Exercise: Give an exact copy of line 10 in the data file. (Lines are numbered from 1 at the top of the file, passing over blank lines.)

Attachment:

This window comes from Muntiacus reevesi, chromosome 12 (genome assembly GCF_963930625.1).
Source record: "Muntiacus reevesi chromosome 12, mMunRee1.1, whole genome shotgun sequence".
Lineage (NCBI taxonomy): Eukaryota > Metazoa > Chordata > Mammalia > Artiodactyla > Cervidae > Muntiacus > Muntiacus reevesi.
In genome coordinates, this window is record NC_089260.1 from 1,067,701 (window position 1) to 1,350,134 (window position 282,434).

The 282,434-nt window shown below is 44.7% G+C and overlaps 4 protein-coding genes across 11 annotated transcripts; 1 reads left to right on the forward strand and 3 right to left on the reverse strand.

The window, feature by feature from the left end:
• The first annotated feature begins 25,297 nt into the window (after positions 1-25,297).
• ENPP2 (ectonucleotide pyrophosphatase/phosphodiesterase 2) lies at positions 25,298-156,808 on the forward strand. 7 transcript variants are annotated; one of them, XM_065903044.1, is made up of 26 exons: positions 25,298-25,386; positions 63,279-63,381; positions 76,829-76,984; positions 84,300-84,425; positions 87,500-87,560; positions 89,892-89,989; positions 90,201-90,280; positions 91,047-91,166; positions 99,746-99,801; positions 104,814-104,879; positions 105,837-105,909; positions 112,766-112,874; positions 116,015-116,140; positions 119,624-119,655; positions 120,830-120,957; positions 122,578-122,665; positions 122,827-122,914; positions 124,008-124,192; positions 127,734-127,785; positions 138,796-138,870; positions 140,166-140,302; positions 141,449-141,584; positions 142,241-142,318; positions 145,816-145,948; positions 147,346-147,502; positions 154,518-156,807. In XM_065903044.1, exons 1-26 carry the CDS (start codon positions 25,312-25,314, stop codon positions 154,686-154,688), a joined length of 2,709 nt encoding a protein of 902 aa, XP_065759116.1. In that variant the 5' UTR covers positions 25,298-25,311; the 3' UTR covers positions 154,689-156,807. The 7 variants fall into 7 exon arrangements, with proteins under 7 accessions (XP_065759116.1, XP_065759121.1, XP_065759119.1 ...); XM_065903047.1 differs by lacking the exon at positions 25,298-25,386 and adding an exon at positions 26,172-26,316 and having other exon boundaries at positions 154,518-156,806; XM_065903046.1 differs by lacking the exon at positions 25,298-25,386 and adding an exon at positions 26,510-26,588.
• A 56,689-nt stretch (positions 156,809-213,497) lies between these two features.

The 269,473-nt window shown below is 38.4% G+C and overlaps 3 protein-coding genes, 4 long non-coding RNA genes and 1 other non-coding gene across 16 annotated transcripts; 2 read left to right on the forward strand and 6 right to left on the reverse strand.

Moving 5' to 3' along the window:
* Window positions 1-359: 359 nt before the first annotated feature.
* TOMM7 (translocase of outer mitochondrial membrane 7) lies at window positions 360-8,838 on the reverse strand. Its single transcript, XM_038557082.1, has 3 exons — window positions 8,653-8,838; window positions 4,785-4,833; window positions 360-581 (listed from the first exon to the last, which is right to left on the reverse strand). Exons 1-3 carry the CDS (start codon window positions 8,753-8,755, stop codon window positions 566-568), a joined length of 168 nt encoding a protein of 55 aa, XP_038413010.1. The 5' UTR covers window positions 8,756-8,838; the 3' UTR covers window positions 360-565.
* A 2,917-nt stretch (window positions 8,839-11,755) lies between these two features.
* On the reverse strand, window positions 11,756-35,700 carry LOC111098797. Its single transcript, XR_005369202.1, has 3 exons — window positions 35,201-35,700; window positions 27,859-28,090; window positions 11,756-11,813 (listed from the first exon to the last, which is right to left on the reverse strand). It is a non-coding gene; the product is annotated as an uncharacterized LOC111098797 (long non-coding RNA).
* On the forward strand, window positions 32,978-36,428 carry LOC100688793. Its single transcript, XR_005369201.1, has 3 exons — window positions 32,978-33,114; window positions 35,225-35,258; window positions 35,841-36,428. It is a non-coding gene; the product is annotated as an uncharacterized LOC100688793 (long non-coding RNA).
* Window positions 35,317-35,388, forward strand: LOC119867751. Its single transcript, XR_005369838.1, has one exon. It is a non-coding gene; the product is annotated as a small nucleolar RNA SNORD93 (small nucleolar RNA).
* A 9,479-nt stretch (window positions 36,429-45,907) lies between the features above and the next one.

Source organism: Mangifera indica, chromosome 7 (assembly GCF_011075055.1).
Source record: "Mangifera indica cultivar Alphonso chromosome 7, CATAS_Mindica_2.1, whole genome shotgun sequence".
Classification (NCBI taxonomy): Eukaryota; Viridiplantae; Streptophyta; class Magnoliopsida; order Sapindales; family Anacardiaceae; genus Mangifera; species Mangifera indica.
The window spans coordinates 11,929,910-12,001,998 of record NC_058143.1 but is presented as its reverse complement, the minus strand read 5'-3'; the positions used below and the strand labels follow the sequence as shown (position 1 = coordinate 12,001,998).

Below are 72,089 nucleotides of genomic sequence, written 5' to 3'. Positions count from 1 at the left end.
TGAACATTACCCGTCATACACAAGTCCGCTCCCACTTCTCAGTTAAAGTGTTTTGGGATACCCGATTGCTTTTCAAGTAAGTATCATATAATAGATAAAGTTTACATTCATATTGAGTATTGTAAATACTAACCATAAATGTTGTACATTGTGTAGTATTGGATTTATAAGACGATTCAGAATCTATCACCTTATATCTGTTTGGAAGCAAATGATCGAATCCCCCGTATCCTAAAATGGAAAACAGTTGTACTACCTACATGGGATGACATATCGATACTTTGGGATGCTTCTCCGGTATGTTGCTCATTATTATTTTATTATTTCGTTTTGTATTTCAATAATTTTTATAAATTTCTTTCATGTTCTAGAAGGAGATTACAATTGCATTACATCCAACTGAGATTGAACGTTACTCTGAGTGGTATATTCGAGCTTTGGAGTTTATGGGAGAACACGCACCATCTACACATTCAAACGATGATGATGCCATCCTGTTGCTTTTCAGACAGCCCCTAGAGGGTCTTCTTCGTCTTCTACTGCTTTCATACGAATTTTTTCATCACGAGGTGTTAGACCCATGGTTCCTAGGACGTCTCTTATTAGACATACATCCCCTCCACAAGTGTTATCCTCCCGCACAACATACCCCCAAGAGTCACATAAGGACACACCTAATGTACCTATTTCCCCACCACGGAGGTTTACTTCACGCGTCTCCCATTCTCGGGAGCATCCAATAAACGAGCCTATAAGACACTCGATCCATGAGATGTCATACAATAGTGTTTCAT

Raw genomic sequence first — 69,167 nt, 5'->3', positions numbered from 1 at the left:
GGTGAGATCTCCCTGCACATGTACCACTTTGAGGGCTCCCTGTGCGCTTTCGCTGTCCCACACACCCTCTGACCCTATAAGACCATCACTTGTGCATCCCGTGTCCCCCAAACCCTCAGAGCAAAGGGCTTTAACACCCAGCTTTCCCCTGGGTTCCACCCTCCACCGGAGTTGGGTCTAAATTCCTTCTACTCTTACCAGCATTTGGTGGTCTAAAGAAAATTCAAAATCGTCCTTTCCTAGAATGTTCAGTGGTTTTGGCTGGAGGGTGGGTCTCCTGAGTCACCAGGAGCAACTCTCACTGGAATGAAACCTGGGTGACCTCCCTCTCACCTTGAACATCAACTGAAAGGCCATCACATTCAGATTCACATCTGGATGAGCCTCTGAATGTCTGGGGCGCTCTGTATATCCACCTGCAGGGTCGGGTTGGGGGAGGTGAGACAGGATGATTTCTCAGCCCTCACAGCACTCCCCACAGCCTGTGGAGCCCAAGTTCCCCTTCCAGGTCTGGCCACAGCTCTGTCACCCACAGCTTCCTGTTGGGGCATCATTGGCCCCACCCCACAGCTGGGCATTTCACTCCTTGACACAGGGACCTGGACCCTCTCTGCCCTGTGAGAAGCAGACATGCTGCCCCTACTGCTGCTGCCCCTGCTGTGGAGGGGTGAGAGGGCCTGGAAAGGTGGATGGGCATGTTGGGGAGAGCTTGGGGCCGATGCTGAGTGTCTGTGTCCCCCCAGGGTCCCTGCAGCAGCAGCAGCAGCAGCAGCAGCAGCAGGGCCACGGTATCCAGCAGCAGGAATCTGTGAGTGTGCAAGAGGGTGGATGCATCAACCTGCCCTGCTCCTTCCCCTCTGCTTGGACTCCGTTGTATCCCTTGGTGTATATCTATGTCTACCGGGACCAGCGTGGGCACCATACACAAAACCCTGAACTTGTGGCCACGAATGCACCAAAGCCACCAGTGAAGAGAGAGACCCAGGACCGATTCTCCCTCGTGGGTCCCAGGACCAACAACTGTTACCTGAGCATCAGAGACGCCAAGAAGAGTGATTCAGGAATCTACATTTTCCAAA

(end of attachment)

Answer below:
The 269,473-nt window shown below is 38.4% G+C and overlaps 3 protein-coding genes, 4 long non-coding RNA genes and 1 other non-coding gene across 16 annotated transcripts; 2 read left to right on the forward strand and 6 right to left on the reverse strand.